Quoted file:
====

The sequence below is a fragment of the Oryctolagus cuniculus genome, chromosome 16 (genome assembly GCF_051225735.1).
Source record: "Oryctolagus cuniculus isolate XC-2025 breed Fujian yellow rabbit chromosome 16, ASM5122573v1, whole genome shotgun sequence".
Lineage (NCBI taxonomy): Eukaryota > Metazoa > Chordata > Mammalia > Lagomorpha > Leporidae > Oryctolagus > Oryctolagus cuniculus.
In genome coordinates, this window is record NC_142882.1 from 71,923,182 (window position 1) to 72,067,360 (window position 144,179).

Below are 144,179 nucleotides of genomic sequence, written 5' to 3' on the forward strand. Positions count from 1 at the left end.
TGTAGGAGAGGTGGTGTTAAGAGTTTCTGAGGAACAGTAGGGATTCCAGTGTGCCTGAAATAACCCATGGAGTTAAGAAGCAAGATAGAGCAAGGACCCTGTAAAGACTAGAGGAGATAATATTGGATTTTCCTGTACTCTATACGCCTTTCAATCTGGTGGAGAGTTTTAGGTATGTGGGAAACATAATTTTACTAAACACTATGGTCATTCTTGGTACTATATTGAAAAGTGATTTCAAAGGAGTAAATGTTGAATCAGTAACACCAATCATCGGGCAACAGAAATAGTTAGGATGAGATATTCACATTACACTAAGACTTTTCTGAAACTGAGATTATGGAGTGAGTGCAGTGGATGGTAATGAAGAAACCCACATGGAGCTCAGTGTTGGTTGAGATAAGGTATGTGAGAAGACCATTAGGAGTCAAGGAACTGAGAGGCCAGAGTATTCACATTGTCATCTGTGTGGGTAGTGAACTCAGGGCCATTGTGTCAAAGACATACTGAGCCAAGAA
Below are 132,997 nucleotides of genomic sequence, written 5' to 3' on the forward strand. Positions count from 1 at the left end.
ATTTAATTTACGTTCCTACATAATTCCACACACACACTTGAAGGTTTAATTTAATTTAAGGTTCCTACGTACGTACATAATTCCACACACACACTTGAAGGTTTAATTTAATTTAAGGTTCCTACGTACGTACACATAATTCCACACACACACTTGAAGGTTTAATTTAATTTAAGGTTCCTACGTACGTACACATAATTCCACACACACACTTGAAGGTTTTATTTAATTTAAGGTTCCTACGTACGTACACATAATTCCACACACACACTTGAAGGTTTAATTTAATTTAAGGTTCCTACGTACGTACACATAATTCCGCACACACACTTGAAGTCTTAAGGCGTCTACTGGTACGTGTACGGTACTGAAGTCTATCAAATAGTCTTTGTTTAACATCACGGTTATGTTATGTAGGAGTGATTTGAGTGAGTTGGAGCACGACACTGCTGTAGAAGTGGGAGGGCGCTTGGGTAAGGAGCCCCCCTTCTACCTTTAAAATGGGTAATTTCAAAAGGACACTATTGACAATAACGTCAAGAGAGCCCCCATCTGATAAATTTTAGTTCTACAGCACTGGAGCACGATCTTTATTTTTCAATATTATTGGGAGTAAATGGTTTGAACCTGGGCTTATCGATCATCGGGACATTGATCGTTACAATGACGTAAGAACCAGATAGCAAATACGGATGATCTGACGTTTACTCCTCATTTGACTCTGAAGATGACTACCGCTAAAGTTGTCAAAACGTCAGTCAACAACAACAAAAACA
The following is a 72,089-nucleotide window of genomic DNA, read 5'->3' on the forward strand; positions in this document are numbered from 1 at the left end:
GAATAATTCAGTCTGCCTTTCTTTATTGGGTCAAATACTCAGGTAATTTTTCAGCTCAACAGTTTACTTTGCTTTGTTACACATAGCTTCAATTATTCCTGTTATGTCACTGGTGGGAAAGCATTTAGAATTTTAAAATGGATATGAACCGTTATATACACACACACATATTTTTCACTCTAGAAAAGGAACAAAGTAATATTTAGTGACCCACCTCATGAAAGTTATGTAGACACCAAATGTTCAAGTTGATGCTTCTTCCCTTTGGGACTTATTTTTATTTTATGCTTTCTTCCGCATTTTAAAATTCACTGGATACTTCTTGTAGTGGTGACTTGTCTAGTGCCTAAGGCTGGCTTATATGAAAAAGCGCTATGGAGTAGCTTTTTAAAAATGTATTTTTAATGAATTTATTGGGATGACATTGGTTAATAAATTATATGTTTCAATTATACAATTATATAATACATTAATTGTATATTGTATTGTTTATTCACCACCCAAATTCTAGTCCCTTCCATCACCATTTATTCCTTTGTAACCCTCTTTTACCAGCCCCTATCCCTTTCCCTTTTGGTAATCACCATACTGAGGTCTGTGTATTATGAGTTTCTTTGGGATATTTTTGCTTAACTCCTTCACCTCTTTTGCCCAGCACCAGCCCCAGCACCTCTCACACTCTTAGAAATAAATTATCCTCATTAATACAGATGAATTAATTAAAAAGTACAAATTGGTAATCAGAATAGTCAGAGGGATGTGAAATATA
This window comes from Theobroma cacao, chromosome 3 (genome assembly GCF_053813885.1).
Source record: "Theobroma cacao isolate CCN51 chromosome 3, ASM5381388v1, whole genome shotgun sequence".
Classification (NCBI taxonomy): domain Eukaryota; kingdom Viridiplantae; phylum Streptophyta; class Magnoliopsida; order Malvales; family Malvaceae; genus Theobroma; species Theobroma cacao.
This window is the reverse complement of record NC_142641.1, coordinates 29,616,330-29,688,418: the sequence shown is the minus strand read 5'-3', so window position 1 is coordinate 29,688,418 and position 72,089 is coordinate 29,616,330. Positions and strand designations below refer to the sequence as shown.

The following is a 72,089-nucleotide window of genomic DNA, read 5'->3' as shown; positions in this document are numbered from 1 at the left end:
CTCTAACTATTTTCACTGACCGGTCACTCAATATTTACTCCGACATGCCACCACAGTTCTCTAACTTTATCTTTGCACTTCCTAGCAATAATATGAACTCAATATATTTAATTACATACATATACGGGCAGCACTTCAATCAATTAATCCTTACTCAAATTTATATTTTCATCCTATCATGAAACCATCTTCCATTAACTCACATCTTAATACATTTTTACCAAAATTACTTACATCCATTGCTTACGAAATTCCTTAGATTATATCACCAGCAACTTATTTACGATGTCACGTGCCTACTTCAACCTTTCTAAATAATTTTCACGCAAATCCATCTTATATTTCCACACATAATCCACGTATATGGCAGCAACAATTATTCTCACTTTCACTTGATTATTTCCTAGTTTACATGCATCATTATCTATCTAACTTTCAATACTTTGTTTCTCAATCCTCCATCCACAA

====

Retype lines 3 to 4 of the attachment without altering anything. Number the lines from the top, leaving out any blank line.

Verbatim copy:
Lineage (NCBI taxonomy): Eukaryota > Metazoa > Chordata > Mammalia > Lagomorpha > Leporidae > Oryctolagus > Oryctolagus cuniculus.
In genome coordinates, this window is record NC_142882.1 from 71,923,182 (window position 1) to 72,067,360 (window position 144,179).